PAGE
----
The ACT Liberal Democrats consider that the cross-border developments planned in the north of Canberra, and more earmarked into the future, should be open to market conditions and consumer choice as much as possible. To the extent that government is involved in such developments, key principles ought to be community engagement and taking active steps towards increasing transparency and reducing opportunities for rent-seeking. Cross-border development creates opportunities for governments to extract economic rents from nearby communities. The Liberal Democrats consider that government involvement should not second guess markets that tend to trade away the relative premiums associated with the effect of nearby borders (see e.g., residential prices in Queanbeyan compared to nearby Canberra suburbs).

On the question of sustainability, the Liberal Democrats note that the worst land degradation tends to occur in publicly-owned areas. History shows that nations run by corrupt or collectivist governments often have far worse track records in environmental stewardship than nations committed to private property ownership. As a result, we strongly support private ownership of land as a means of ensuring sustainability and recognise that growth-oriented economies offer the best chances of generating the resources needed to deal with environmental issues.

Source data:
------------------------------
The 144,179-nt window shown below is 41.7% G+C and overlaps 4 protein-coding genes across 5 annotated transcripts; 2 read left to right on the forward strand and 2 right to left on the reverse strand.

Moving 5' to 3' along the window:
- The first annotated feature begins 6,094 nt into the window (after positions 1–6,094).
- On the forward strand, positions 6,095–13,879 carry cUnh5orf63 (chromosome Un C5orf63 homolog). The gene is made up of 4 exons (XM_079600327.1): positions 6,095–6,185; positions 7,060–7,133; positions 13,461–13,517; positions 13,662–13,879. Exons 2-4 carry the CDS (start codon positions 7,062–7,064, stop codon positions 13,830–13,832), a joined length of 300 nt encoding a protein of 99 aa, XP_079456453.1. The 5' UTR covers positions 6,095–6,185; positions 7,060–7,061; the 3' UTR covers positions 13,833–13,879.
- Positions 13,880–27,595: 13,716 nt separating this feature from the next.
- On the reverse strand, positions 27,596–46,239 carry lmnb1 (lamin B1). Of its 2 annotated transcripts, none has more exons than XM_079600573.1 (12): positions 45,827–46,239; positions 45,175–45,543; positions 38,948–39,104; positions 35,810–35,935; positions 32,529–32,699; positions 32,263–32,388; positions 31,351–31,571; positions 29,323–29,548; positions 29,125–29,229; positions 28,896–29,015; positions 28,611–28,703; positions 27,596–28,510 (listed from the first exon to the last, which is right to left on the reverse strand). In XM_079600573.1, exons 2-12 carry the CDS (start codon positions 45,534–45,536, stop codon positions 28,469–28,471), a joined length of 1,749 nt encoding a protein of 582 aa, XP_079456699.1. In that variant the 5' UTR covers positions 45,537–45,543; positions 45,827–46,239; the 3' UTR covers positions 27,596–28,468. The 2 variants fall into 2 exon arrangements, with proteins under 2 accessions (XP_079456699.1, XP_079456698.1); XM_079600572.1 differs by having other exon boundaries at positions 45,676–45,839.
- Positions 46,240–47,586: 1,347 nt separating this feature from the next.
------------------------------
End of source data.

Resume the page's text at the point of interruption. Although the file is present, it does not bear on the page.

How do you propose to ensure design and construction tendering processes are ethical and adequately renumerate all skilled services for their work during each stage?

While an ACT Government run by the Liberal Democrats would be considerably smaller, we appreciate that there are times where governments will need to undertake the procurement of major construction services. We are firmly committed to increasing integrity in local government. To deal with shortcomings in administration, we would push for a reinvigoration of integrity mechanisms such as the ACT Audit Office, which we consider too weak and inactive given the footprint of ACT government economic activity. The ACT Liberal Democrats are committed to evidence-based policy-making and leave expert judgements about best practice in procurement to specialists in the area, such as bureaucrats across different jurisdictions, industry bodies, and academics.

We are aware that there have been shortcomings in payments to prime and subcontractors dealing with the ACT government. Our suite of reforms to land use, reducing red tape, increasing accountability, and reforming the ACTPS would go a long way to reducing the risk of these issues arising in future.